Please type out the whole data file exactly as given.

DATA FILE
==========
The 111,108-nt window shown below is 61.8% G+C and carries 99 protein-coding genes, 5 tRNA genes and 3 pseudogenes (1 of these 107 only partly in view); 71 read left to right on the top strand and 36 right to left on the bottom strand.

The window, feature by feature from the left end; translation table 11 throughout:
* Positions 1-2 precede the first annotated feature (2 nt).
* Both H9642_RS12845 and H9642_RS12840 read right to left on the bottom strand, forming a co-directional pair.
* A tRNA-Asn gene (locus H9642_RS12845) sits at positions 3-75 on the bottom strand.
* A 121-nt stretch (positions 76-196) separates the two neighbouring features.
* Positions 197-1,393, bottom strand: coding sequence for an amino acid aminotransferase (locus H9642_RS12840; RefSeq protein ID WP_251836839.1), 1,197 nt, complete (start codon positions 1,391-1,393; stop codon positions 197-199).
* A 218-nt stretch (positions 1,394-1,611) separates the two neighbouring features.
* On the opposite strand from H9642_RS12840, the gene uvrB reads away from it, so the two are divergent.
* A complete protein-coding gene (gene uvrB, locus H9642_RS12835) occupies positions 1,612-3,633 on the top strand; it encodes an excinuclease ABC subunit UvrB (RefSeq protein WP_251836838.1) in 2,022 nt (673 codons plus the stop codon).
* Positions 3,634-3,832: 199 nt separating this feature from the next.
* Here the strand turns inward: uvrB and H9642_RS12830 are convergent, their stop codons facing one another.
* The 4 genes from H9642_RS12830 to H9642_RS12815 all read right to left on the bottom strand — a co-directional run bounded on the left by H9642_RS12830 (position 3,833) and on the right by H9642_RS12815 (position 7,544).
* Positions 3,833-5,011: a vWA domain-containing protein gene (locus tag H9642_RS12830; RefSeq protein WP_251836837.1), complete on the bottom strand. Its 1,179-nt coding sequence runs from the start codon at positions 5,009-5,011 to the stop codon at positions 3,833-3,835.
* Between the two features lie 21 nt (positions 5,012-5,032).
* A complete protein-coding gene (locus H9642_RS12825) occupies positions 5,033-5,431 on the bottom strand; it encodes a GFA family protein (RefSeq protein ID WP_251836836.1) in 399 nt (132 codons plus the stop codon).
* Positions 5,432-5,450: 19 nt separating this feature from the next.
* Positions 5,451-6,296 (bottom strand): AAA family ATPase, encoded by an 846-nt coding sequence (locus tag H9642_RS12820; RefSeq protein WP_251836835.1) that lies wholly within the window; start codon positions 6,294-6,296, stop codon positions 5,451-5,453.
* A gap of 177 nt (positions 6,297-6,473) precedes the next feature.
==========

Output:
The 111,108-nt window shown below is 61.8% G+C and carries 99 protein-coding genes, 5 tRNA genes and 3 pseudogenes (1 of these 107 only partly in view); 71 read left to right on the top strand and 36 right to left on the bottom strand.

The window, feature by feature from the left end; translation table 11 throughout:
* Positions 1-2 precede the first annotated feature (2 nt).
* Both H9642_RS12845 and H9642_RS12840 read right to left on the bottom strand, forming a co-directional pair.
* A tRNA-Asn gene (locus H9642_RS12845) sits at positions 3-75 on the bottom strand.
* A 121-nt stretch (positions 76-196) separates the two neighbouring features.
* Positions 197-1,393, bottom strand: coding sequence for an amino acid aminotransferase (locus H9642_RS12840; RefSeq protein ID WP_251836839.1), 1,197 nt, complete (start codon positions 1,391-1,393; stop codon positions 197-199).
* A 218-nt stretch (positions 1,394-1,611) separates the two neighbouring features.
* On the opposite strand from H9642_RS12840, the gene uvrB reads away from it, so the two are divergent.
* A complete protein-coding gene (gene uvrB, locus H9642_RS12835) occupies positions 1,612-3,633 on the top strand; it encodes an excinuclease ABC subunit UvrB (RefSeq protein WP_251836838.1) in 2,022 nt (673 codons plus the stop codon).
* Positions 3,634-3,832: 199 nt separating this feature from the next.
* Here the strand turns inward: uvrB and H9642_RS12830 are convergent, their stop codons facing one another.
* The 4 genes from H9642_RS12830 to H9642_RS12815 all read right to left on the bottom strand — a co-directional run bounded on the left by H9642_RS12830 (position 3,833) and on the right by H9642_RS12815 (position 7,544).
* Positions 3,833-5,011: a vWA domain-containing protein gene (locus tag H9642_RS12830; RefSeq protein WP_251836837.1), complete on the bottom strand. Its 1,179-nt coding sequence runs from the start codon at positions 5,009-5,011 to the stop codon at positions 3,833-3,835.
* Between the two features lie 21 nt (positions 5,012-5,032).
* A complete protein-coding gene (locus H9642_RS12825) occupies positions 5,033-5,431 on the bottom strand; it encodes a GFA family protein (RefSeq protein ID WP_251836836.1) in 399 nt (132 codons plus the stop codon).
* Positions 5,432-5,450: 19 nt separating this feature from the next.
* Positions 5,451-6,296 (bottom strand): AAA family ATPase, encoded by an 846-nt coding sequence (locus tag H9642_RS12820; RefSeq protein WP_251836835.1) that lies wholly within the window; start codon positions 6,294-6,296, stop codon positions 5,451-5,453.
* A gap of 177 nt (positions 6,297-6,473) precedes the next feature.